There's like a total fan base for 8-bit video games that I just don't understand. We have almost life-like games now with awesome graphics why would anyone leave that to purchase an 8-bit video game?
I was trying to figure out the same thing and I put it down to two things. First is the sentimental value and second is a lot of 8 bit and 16 bit games have editors that allow you to create your own game so people get hooked on doing something like that.
The style is also pretty popular, simplistic, and doesn't take up as much memory, so many 8-bit or pixel/retro games have much more room to edit, make a bigger game, focus more memory on music, add more features, etc. And sometimes, they're just so simple, they're addictive. And with the evolution of color throughout gaming years, there is so much more you can do in terms of graphics, even fooling the eyesight with levels of depth and detail since modern games no longer have to stick just to the 8- 16- or 32-bits of color limitations. Personally, I'm a fan of pixel games. Not meaning I don't appreciate life-like or even cartoony, 3d graphics. It all depends on the game and the level of charm. Hell, you can make a game terrifying with pixel art (Lone Survivor on Steam. Psychologically invigorating game, I recommend it.) Or you can make something very immersive on an emotional level like Undertale (Yes, I'm Undertale trash).
In short, I guess to each their own, but I can see why pixel games are very enjoyed still.
Maybe the fun is in the limits. You know you can't do this or that so you make the best of it kind of like the difference between playing with a Hot Wheels car and a radio controlled one. We know which one is better but Hot Wheels has an appeal of its own. What a lame example right? *laugh*.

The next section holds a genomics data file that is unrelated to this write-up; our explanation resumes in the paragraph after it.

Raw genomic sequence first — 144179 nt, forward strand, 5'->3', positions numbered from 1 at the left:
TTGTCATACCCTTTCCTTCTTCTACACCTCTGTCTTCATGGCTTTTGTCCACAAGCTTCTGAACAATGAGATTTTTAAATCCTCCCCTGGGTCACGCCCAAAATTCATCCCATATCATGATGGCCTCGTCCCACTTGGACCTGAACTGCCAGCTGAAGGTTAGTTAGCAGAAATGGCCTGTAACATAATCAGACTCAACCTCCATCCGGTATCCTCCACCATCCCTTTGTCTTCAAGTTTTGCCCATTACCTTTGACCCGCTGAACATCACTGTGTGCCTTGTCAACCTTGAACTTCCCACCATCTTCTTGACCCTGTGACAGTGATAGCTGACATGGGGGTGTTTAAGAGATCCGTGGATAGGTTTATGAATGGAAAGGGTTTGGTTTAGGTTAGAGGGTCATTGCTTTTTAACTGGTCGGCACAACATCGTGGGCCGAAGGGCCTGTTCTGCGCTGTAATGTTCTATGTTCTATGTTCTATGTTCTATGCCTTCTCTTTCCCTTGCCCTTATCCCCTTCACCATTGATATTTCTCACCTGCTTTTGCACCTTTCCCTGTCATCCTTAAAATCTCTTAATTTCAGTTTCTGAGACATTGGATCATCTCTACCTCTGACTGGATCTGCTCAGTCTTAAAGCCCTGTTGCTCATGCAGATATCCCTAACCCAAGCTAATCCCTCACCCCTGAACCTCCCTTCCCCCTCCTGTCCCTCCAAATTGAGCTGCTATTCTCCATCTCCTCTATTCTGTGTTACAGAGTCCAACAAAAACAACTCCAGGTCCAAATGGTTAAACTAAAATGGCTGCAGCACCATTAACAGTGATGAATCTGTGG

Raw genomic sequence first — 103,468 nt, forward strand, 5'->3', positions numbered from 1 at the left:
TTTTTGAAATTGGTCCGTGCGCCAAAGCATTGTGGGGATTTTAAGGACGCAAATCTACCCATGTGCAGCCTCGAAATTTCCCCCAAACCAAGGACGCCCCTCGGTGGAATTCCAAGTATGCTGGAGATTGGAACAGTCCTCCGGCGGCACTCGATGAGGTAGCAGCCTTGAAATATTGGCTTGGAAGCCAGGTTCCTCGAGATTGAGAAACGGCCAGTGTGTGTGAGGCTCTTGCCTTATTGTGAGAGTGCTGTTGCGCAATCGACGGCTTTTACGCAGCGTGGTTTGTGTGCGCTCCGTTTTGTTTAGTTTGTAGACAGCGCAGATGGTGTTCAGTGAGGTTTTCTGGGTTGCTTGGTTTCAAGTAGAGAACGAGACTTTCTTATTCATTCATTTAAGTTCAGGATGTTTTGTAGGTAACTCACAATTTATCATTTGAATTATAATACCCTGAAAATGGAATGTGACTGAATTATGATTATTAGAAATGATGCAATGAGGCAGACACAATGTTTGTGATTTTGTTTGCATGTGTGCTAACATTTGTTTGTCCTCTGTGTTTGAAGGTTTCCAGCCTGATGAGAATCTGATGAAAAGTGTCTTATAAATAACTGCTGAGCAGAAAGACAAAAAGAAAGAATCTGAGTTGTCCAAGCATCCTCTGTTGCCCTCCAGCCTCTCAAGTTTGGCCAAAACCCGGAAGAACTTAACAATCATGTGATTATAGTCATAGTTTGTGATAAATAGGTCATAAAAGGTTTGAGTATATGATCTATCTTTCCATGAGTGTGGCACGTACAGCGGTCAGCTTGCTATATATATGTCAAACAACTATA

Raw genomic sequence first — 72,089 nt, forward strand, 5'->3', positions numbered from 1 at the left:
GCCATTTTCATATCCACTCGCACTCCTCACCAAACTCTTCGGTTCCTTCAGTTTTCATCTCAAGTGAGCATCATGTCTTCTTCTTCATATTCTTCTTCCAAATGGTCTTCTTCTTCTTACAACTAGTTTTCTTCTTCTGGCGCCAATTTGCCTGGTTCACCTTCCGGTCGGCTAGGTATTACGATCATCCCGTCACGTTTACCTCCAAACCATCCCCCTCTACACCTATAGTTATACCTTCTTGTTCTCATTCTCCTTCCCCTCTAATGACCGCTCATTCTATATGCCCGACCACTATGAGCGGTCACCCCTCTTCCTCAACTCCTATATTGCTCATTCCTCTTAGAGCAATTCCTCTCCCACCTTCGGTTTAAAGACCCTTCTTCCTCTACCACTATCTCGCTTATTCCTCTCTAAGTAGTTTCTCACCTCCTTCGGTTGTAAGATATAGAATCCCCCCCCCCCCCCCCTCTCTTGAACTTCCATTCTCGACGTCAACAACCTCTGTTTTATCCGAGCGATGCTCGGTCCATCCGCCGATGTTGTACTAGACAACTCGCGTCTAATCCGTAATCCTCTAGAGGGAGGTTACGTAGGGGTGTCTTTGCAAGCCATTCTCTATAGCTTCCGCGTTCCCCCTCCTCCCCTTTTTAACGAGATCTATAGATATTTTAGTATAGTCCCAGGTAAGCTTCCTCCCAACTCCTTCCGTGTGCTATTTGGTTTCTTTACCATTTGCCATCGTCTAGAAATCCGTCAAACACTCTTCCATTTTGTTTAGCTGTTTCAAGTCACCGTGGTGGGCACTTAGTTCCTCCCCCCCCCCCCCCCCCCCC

I've tried a couple of them and thought they were nice when computers were slow and graphics were no better than tubed TV but now I can hardly find myself playing those when there are so many alternatives.
Coming from a gamer's perspective, I would say it definitely has a more nostalgic history with us gamers. For most, it's the simplicity of 8bit and 16bit games. For some, it's the creative possibility that draws them.
I personally tend to ho that way because of all of the above. But that's just a gamer speaking his mind.
But what about the people born long after 8bit games and still get all excited to play it, that's weird for me.
I think some of it is the fact that they are playing 'classics' as far as Role-playing Games are concerned. It's kind of like watching Gilligan's Island and old Star Trek flicks. The are clunky, but they are classics too.
We interrupt What's The Big Deal With 8bit Games? to share wisdom from way back when:
Today is: 14th December (GMT), in history on the 14th of December, 1965 AD the following event happened:
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